Osprey Project13/10/2021

Osprey Season 2021 Round-Up

What an exciting and promising osprey season we’ve had this year! As it begins to draw to a close we thought we’d take a look back on all that’s happened this season...

We always approach 1st April with baited breath, as it has traditionally been the return date for our resident female CJ7. And once again this year she did not disappoint, landing on our livestream nest for all the world to see at 1:31pm. She had amassed quite an online following during the spring of 2020 and many people were just as thrilled as we were to see her back. She immediately began repeating her behaviours of the previous year: collecting materials and building up the nest in preparation for egg laying. This year she outdid herself once again, however; producing not three, but FIVE unfertilised eggs! The only other documented case of this in the British osprey population was in 2015 at Glaslyn, when the female (Mrs G) produced five unfertilised eggs and subsequently two fertilised ones when her mate eventually arrived. Mrs G is an incredibly strong individual who has bred at Glaslyn for the last 18 years, so to see similarities emerging between her and CJ7 is very encouraging. 

The arrival of 022, our first translocated male to return from our 2019 cohort, on 18th May was a real game changer. Following his first encounter with CJ7 just hours after his arrival, the pair quickly became inseparable. All of a sudden we were considering the possibility that we could see our first ever breeding attempt this year! It seems it was just a little too late in the season however, because despite lots of ‘Skydancing’ courtship displays from 022 and numerous mating attempts no further eggs were laid. But in many ways this is the best result, as rather than being thrown in at the deep end as first time breeders they’ve had an entire summer to explore together and strengthen their pair bond. In fact, by the end of the season 022 was regularly catching fish and leaving them on the nest for CJ7 to eat, just as a mature male would do for his mate and chicks. If they do both return next year, their activities this summer will stand them in very good stead.

022 & CJ7 on the Livestream Nest

We did, of course, have other success early in the season, with 014 returning to Wales and pairing up with Z2 (Aeron), a 4-year-old male from the Dyfi nest. We were delighted to hear of the nest’s progress from the Welsh teams, especially of the news that the new pair successfully raised their first chick, a male ringed 494, who fledged on the 3rd August. In 2023 we will certainly be looking out for his safe return in addition to any translocated returnees. Fingers crossed! The great news from Wales also continued with the return of 019 for the first time; a young translocated female released during the 2019 season of the project. Following in 014’s footsteps (almost exactly!), she also headed straight for Wales, first seen on the Glaslyn nest on the 5th June. Hopefully we will see her back again next year.

Between mid-July and early September, we raised and released another 10 osprey chicks as part of our translocation project. This year, the cohort consisted of five males and five females, collected by our colleagues at the Roy Dennis Wildlife Foundation from Scottish nests in early July, and were ringed Blue 370-379. Along with the help of the local magpies, the juveniles ate their way through 10 kilograms of fresh trout each day, monitored all the while by the team via CCTV and radio-tracking equipment. All birds were released in early August, and they soon started exploring the release site and making themselves very audibly known, food-begging at every opportunity despite food being plentiful (and often right in front of them!).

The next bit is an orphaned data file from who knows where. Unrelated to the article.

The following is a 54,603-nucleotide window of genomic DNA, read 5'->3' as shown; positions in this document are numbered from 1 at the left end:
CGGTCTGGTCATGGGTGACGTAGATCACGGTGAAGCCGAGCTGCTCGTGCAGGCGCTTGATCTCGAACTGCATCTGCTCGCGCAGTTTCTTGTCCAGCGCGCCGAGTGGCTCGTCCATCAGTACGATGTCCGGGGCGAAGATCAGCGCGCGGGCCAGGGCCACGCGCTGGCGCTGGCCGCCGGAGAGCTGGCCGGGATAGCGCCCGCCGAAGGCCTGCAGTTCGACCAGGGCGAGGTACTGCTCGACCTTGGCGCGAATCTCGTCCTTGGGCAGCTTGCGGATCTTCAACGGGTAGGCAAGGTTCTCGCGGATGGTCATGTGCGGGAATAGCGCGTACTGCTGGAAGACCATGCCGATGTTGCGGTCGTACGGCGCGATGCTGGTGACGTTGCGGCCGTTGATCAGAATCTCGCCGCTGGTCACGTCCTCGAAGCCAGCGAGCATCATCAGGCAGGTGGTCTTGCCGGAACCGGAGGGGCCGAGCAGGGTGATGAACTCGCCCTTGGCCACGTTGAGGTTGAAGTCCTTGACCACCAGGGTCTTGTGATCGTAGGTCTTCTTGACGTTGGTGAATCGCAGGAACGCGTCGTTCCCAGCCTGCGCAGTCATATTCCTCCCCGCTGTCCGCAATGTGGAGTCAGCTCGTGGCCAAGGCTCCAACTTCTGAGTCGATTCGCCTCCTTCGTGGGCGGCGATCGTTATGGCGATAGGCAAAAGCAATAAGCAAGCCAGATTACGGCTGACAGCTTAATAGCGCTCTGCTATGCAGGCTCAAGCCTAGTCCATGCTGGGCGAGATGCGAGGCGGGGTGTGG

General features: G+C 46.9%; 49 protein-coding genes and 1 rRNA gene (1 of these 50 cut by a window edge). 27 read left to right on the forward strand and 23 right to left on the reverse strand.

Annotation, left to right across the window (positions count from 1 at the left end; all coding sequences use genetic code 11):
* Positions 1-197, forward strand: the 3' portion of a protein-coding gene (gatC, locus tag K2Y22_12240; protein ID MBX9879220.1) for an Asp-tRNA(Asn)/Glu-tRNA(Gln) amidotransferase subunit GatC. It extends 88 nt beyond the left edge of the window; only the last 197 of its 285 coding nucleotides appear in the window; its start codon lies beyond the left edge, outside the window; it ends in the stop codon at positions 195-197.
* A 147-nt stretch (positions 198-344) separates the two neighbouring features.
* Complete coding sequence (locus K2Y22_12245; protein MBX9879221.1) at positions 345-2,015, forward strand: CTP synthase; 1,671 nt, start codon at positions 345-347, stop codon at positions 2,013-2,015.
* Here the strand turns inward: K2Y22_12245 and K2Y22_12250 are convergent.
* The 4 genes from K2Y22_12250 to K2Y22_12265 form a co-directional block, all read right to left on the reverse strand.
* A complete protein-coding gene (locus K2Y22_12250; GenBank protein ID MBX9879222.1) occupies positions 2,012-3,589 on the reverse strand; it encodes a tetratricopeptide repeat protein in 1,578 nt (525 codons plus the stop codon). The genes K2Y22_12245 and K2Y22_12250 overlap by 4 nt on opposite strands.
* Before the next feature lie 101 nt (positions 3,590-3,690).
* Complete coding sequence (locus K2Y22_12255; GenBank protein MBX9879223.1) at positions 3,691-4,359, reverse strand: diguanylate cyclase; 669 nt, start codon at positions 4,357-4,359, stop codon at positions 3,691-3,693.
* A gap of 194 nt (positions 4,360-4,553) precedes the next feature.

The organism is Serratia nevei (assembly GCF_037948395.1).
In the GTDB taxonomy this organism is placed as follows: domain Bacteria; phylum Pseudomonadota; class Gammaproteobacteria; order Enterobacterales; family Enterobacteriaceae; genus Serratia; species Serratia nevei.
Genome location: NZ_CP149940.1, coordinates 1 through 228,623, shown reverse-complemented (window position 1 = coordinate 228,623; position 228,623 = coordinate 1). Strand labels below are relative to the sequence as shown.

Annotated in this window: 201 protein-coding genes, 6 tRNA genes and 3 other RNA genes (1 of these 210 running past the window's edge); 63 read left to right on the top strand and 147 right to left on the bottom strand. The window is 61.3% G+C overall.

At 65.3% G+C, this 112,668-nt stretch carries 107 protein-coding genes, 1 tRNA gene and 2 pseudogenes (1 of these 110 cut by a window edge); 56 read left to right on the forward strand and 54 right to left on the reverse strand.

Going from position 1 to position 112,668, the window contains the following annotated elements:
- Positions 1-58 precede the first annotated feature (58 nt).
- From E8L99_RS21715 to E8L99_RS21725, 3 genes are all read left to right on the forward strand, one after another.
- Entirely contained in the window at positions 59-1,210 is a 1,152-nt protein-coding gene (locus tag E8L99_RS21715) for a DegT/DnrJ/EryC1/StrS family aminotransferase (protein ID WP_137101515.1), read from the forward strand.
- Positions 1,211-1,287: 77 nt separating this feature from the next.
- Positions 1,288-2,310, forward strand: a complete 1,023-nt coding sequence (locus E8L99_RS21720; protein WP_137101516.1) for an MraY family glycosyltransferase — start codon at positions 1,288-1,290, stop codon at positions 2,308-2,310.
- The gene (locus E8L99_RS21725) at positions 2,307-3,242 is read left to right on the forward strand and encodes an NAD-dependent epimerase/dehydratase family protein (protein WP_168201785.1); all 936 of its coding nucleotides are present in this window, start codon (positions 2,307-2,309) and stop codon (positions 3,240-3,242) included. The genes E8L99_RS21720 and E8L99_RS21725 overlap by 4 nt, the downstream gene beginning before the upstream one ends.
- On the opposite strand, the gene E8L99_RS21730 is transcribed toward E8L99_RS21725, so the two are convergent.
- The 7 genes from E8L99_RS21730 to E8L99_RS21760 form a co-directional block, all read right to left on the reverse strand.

Five of the Translocated Juveniles Feeding

Several days after release one of the females, 378, was recaptured as she had not been feeding herself. She was taken for a veterinary assessment but sadly died whilst in care. A post-mortem analysis showed that she had a fungal lung infection known as Aspergillosis, which is common amongst wild raptor species and notoriously difficult to treat. Despite this disappointing loss, the remaining 9 birds progressed exceptionally well and by late August were ranging far and wide. During this exploratory period they came across CJ7 & 022 on several nest platforms, which will have helped to reinforce their interest in breeding locally. We were also fortunate enough to see the juveniles practicing their hunting skills in the Wareham Channel from some of our Osprey Cruises. The first chicks left on migration on 6th September, the same day as CJ7 and two days after 022. The last chick, our smallest male 371 who was fondly nicknamed Wee Nippy, left on 12 September.

The season may be nearly over by we’re already busy making plans for next spring. On their travels this August CJ7 and 022 found several other artificial nests in the harbour and took interest in two of them, adding materials and displaying nearby. Given that their activity at the livestream nest significantly reduced towards the end of the season, we’re really not sure which nest they will favour next year! Over winter we’re hoping to fit livestream cameras to these other nests so that no action is missed, so please keep an eye out for a fundraiser launch on our website in the coming months.

Thank you to everyone who has watched the webcam, joined us on events, donated and supported our work this year. We really hope next year could be the one we’ve all be waiting for, but no matter what happens though we look forward to sharing it with you all! Until then, please enjoy this video summary of the season:

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